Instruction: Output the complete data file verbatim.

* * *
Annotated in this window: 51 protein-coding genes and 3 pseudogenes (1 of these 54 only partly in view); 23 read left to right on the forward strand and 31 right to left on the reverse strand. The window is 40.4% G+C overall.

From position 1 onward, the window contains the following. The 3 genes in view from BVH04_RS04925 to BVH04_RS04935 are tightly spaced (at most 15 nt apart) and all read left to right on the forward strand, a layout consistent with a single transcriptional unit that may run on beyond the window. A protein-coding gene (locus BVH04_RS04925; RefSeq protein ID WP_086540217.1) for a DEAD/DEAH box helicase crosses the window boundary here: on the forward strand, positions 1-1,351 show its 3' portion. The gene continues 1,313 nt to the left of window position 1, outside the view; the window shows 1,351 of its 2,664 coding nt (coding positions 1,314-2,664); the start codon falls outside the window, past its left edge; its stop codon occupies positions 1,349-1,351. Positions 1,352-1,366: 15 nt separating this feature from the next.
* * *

Annotated in this window: 51 protein-coding genes and 3 pseudogenes (1 of these 54 only partly in view); 23 read left to right on the forward strand and 31 right to left on the reverse strand. The window is 40.4% G+C overall.

From position 1 onward, the window contains the following. The 3 genes in view from BVH04_RS04925 to BVH04_RS04935 are tightly spaced (at most 15 nt apart) and all read left to right on the forward strand, a layout consistent with a single transcriptional unit that may run on beyond the window. A protein-coding gene (locus BVH04_RS04925; RefSeq protein ID WP_086540217.1) for a DEAD/DEAH box helicase crosses the window boundary here: on the forward strand, positions 1-1,351 show its 3' portion. The gene continues 1,313 nt to the left of window position 1, outside the view; the window shows 1,351 of its 2,664 coding nt (coding positions 1,314-2,664); the start codon falls outside the window, past its left edge; its stop codon occupies positions 1,349-1,351. Positions 1,352-1,366: 15 nt separating this feature from the next.